Hazards typically fall into different categories. According to Canadian Centre for Occupational Health and Safety, nurses can be exposed to contagious and infectious diseases, various chemicals, physical demands involving force, prolonged activities, and radiation. Additionally, nurses can be exposed to burns or scald as well as situations such as slips, trips, and falls. All these occupational hazards can affect the physical health of the nurses. Are these potentially hazardous to the mental health of the nurses?
Psychological Hazards are any danger that affects the mental well-being of a nurse or health care provider. According to ISHN -Industrial Safety and Hygiene News (2020), psychological hazards relate to discrimination, violence, dependent and demanding patients, patient deaths, etc. All of these contribute to the mental breakdown of nurses, which includes frustration, stress, and isolation.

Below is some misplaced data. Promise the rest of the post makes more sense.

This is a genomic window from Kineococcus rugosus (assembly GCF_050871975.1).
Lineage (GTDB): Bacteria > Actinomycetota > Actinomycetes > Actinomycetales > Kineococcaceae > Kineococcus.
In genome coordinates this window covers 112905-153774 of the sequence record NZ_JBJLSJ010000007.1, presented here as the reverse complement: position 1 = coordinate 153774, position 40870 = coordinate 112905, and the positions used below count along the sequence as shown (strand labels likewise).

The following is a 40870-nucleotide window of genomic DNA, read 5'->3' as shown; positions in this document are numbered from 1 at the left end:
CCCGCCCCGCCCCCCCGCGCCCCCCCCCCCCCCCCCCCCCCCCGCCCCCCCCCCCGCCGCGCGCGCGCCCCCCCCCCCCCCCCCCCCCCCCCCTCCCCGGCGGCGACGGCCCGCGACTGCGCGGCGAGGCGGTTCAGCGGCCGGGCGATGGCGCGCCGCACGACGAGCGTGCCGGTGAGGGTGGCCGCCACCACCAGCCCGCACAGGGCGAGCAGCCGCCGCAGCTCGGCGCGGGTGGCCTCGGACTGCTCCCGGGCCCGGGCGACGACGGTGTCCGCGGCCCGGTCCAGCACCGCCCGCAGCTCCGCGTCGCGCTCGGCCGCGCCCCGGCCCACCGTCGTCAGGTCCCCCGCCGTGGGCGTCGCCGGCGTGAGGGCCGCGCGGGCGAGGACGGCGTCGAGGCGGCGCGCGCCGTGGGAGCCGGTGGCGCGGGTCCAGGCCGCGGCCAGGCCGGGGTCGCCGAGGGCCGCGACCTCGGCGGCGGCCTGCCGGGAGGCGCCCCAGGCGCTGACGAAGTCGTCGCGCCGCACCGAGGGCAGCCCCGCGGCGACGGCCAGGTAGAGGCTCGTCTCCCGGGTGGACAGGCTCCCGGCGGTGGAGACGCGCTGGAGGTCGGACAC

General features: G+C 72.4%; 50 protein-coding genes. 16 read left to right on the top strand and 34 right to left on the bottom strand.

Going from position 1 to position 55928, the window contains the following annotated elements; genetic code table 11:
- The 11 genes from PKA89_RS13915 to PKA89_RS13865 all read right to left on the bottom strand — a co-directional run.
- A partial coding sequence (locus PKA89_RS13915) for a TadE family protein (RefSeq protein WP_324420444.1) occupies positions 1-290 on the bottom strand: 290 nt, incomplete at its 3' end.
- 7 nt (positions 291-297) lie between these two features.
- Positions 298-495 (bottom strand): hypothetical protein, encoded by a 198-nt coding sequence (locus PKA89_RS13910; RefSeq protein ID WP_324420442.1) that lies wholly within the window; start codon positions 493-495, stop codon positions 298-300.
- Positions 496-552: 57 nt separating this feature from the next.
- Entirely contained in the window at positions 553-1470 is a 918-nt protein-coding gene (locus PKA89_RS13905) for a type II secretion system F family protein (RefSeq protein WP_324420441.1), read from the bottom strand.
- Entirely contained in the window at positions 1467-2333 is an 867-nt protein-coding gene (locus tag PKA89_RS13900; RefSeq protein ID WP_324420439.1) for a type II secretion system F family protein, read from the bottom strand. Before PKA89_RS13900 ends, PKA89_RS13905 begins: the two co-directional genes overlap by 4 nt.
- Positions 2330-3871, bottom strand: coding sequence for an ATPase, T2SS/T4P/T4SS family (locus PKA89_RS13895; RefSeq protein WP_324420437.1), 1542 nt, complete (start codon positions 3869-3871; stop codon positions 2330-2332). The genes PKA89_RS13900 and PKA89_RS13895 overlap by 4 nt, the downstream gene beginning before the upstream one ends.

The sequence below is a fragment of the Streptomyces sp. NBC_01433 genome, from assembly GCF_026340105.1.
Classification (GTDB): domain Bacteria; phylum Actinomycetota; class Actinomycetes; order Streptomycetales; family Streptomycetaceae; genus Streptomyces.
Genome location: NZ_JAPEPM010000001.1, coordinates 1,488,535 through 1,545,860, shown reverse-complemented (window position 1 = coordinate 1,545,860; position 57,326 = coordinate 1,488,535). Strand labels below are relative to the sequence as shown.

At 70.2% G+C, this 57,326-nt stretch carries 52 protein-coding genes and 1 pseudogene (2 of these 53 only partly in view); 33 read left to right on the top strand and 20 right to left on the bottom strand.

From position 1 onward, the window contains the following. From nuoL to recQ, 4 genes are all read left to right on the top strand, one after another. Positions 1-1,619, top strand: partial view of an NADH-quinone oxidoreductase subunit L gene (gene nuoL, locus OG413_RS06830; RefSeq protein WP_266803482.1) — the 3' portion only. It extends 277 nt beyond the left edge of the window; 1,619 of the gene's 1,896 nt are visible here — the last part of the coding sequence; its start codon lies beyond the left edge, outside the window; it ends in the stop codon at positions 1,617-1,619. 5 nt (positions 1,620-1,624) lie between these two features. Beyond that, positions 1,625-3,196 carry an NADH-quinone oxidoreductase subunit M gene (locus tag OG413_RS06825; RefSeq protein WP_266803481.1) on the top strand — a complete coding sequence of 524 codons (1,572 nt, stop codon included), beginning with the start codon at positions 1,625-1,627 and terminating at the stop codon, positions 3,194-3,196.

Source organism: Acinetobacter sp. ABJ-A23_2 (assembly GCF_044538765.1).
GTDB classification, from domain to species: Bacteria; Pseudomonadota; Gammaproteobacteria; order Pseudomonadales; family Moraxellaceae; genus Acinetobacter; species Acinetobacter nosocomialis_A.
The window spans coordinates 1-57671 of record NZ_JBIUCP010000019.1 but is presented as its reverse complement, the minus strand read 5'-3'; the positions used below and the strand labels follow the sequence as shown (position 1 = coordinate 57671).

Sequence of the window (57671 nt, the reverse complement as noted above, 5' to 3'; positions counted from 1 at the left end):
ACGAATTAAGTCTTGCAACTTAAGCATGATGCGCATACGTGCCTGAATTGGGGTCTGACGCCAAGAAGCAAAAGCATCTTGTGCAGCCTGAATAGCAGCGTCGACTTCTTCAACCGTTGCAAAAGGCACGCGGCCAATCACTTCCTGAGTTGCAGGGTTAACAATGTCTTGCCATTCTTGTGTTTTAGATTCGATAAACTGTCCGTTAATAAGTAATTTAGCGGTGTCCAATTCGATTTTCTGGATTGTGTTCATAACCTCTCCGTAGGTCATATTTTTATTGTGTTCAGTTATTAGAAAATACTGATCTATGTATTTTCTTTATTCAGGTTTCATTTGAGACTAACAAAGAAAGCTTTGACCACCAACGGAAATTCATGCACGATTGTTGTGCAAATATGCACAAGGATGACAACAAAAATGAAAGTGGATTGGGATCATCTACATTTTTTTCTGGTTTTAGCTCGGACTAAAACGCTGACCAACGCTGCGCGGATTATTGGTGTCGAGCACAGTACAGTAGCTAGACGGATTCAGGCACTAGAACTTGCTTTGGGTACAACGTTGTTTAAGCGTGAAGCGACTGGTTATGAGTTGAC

According to the article written by Francoise Mathieu, a Certified Mental Health Counsellor and a Compassion Fatigue Specialist. In his article published in Canadian Nurse website, he emphasizes the compassion fatigue, vicarious trauma, and burnout as an occupational hazard. He defined compassion fatigue as emotional and physical exhaustion that nurses can develop due to the high volume of patients, and when nurses are working continuously in a high-stress setting without a break. Meanwhile, secondary traumatic stress can happen as a result of a traumatic event they hear or witness in their surroundings. This kind of stress is associated with post-traumatic stress and can be developed to vicarious trauma overtime – workers become more anxious and fearful about a specific situation that leads to an inability to enjoy daily living and to connect with others. Lastly, is burnout and it can happen to anyone due to exhaustion because of stressful conditions in the workplace.